In 1968, Tom T. Hall released “Ballad of Forty Dollars” as the fourth and final single off his album of the same name. The song became Hall’s first Top 10 hit on Billboard’s Hot Country Songs chart as a recording artist, peaking at No. 4. Outside the United States, it also reached No. 4 on the Canadian country chart.
Since then, it’s been hailed as one of Tom T. Hall’s greatest hits and signature tunes.
A Song Brought To Life From Personal Experience
Written by Tom T. Hall, “Ballad of Forty Dollars” tells the story of a gravedigger who keeps watch on a gentleman’s funeral as well as the family and friends coming to bid him goodbye. There’s the man who preached at the funeral, his great uncle riding in a big ol’ shiny limousine, his grieving wife who strangely looks good in black, and a bugler who plays the Military Taps.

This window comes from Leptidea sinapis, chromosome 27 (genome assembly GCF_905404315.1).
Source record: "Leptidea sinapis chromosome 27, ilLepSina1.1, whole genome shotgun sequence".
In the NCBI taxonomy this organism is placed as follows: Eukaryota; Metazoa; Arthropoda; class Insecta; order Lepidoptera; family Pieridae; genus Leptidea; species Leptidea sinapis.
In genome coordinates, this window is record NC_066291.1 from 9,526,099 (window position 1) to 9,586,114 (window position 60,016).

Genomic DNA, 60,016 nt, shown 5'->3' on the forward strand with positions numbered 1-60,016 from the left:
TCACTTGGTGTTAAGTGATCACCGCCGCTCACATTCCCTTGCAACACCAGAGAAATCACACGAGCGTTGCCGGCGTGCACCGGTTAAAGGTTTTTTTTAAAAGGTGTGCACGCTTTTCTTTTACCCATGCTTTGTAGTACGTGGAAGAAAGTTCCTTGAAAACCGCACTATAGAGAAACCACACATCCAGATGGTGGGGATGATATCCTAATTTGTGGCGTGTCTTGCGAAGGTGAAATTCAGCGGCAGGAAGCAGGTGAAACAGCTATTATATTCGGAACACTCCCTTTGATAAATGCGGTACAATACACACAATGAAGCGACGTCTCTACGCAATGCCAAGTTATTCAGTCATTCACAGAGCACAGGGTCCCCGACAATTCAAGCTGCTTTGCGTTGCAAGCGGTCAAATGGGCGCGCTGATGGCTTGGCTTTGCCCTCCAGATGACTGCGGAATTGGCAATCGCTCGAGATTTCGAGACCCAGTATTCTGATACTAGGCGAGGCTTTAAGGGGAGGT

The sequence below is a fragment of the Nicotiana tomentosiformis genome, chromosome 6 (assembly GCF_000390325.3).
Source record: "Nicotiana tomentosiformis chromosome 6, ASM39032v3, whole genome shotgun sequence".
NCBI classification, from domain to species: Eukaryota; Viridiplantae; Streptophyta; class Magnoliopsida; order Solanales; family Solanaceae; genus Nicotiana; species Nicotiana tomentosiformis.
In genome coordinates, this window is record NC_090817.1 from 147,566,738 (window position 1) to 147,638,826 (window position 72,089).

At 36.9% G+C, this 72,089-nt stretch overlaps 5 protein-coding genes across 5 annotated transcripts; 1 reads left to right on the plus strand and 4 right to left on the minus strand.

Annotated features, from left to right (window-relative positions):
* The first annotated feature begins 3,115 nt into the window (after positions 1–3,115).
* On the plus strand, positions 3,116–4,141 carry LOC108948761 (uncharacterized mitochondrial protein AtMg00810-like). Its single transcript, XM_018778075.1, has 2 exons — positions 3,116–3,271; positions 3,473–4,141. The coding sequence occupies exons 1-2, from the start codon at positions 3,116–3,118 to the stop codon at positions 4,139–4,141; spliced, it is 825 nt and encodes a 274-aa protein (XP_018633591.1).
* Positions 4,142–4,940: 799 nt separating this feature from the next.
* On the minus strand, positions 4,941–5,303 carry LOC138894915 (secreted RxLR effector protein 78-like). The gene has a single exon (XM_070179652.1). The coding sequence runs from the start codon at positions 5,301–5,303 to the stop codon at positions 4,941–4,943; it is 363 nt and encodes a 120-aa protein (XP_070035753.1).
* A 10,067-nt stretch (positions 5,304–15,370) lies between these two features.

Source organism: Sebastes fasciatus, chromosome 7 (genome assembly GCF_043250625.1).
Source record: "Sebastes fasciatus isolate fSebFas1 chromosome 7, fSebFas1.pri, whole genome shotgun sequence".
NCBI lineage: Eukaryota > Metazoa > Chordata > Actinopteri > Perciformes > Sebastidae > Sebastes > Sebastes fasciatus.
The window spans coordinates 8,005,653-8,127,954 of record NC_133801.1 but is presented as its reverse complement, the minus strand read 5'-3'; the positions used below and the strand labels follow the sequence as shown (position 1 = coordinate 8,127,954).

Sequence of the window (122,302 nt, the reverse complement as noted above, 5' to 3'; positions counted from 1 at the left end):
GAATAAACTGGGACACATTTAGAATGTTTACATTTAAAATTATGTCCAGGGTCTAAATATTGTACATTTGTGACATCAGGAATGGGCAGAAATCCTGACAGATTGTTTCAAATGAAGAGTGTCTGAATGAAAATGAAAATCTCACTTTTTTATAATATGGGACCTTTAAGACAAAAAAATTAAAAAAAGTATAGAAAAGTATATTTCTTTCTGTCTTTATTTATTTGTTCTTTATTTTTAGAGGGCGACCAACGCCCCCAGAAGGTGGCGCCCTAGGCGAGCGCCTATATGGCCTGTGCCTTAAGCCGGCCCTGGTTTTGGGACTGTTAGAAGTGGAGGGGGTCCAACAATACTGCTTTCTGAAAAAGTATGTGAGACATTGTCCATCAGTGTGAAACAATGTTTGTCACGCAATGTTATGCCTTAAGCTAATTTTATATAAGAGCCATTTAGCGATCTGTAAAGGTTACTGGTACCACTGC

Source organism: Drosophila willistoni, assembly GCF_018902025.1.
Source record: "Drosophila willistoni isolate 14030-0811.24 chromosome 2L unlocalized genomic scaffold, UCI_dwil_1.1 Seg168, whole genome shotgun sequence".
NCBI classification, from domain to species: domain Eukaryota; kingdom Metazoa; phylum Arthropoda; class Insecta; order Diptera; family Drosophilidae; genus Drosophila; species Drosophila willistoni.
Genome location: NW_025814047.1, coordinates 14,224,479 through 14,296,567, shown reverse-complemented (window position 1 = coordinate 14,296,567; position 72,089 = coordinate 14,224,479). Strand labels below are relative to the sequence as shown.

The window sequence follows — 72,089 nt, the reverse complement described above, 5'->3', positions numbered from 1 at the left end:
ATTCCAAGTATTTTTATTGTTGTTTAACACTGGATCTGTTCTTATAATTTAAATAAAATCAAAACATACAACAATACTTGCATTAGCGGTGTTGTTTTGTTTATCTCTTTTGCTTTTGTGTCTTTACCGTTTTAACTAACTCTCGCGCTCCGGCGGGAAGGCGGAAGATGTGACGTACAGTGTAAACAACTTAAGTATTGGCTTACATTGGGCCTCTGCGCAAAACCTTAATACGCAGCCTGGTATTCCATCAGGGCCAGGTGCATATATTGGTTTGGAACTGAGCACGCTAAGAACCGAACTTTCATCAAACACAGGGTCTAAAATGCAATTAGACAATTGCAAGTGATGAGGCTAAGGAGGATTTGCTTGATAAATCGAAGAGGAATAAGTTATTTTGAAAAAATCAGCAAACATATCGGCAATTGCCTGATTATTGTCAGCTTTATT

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“So, I’ll just sit here in my truck. And act like I don’t know him when they pass,” the song goes.
He also noticed that those who attended the funeral seemed to care more about the man’s money and estate. However, the trouble is that the deceased man owed him forty dollars, and apparently, it would forever remain unsettled.
Like many of his hits, Hall wrote the song from a personal experience as he worked with his aunt at a cemetery and observed many funerals, as well as the people coming. More interestingly, the song has no chorus, and you’ll never hear Hall saying, “ballad of forty dollars.”
Make sure to listen to “Ballad of Forty Dollars” by Tom T. Hall by playing the video below.
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